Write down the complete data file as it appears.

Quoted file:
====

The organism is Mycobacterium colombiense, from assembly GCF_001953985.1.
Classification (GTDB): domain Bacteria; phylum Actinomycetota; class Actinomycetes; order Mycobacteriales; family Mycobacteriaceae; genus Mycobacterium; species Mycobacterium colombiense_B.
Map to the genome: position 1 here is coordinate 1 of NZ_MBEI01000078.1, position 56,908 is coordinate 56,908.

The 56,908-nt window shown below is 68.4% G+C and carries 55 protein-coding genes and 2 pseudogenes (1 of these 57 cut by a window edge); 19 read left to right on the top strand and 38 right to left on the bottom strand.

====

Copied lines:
The organism is Mycobacterium colombiense, from assembly GCF_001953985.1.
Classification (GTDB): domain Bacteria; phylum Actinomycetota; class Actinomycetes; order Mycobacteriales; family Mycobacteriaceae; genus Mycobacterium; species Mycobacterium colombiense_B.
Map to the genome: position 1 here is coordinate 1 of NZ_MBEI01000078.1, position 56,908 is coordinate 56,908.

The 56,908-nt window shown below is 68.4% G+C and carries 55 protein-coding genes and 2 pseudogenes (1 of these 57 cut by a window edge); 19 read left to right on the top strand and 38 right to left on the bottom strand.